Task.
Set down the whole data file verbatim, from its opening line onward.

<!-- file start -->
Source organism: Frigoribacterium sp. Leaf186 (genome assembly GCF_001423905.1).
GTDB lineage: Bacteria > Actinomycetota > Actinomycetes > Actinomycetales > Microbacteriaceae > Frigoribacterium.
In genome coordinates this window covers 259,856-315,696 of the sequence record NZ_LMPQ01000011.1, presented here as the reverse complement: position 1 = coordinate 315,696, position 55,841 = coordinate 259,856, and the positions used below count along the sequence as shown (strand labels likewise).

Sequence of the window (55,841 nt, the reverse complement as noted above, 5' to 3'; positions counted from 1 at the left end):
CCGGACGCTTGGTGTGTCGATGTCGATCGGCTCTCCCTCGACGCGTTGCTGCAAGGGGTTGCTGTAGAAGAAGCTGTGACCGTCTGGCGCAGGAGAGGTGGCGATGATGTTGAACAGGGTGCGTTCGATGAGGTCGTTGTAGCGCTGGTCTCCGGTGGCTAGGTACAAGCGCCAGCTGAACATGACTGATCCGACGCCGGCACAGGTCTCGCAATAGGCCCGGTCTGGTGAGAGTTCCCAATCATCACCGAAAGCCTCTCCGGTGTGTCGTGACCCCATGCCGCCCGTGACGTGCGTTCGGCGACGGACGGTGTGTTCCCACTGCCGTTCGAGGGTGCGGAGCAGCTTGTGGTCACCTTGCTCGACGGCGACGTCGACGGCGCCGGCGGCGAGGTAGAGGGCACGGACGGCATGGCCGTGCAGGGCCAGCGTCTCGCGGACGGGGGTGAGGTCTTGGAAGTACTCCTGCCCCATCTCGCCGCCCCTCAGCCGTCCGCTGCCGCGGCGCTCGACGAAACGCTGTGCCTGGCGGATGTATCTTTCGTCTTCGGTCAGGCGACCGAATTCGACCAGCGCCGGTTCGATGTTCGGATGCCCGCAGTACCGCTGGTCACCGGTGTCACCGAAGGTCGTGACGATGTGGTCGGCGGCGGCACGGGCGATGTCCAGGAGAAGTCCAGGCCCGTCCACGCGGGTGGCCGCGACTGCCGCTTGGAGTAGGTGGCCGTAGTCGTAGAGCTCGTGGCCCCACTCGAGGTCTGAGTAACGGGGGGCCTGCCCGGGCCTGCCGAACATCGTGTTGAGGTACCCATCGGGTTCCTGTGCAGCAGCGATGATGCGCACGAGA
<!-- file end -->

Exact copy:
Source organism: Frigoribacterium sp. Leaf186 (genome assembly GCF_001423905.1).
GTDB lineage: Bacteria > Actinomycetota > Actinomycetes > Actinomycetales > Microbacteriaceae > Frigoribacterium.
In genome coordinates this window covers 259,856-315,696 of the sequence record NZ_LMPQ01000011.1, presented here as the reverse complement: position 1 = coordinate 315,696, position 55,841 = coordinate 259,856, and the positions used below count along the sequence as shown (strand labels likewise).

Sequence of the window (55,841 nt, the reverse complement as noted above, 5' to 3'; positions counted from 1 at the left end):
CCGGACGCTTGGTGTGTCGATGTCGATCGGCTCTCCCTCGACGCGTTGCTGCAAGGGGTTGCTGTAGAAGAAGCTGTGACCGTCTGGCGCAGGAGAGGTGGCGATGATGTTGAACAGGGTGCGTTCGATGAGGTCGTTGTAGCGCTGGTCTCCGGTGGCTAGGTACAAGCGCCAGCTGAACATGACTGATCCGACGCCGGCACAGGTCTCGCAATAGGCCCGGTCTGGTGAGAGTTCCCAATCATCACCGAAAGCCTCTCCGGTGTGTCGTGACCCCATGCCGCCCGTGACGTGCGTTCGGCGACGGACGGTGTGTTCCCACTGCCGTTCGAGGGTGCGGAGCAGCTTGTGGTCACCTTGCTCGACGGCGACGTCGACGGCGCCGGCGGCGAGGTAGAGGGCACGGACGGCATGGCCGTGCAGGGCCAGCGTCTCGCGGACGGGGGTGAGGTCTTGGAAGTACTCCTGCCCCATCTCGCCGCCCCTCAGCCGTCCGCTGCCGCGGCGCTCGACGAAACGCTGTGCCTGGCGGATGTATCTTTCGTCTTCGGTCAGGCGACCGAATTCGACCAGCGCCGGTTCGATGTTCGGATGCCCGCAGTACCGCTGGTCACCGGTGTCACCGAAGGTCGTGACGATGTGGTCGGCGGCGGCACGGGCGATGTCCAGGAGAAGTCCAGGCCCGTCCACGCGGGTGGCCGCGACTGCCGCTTGGAGTAGGTGGCCGTAGTCGTAGAGCTCGTGGCCCCACTCGAGGTCTGAGTAACGGGGGGCCTGCCCGGGCCTGCCGAACATCGTGTTGAGGTACCCATCGGGTTCCTGTGCAGCAGCGATGATGCGCACGAGA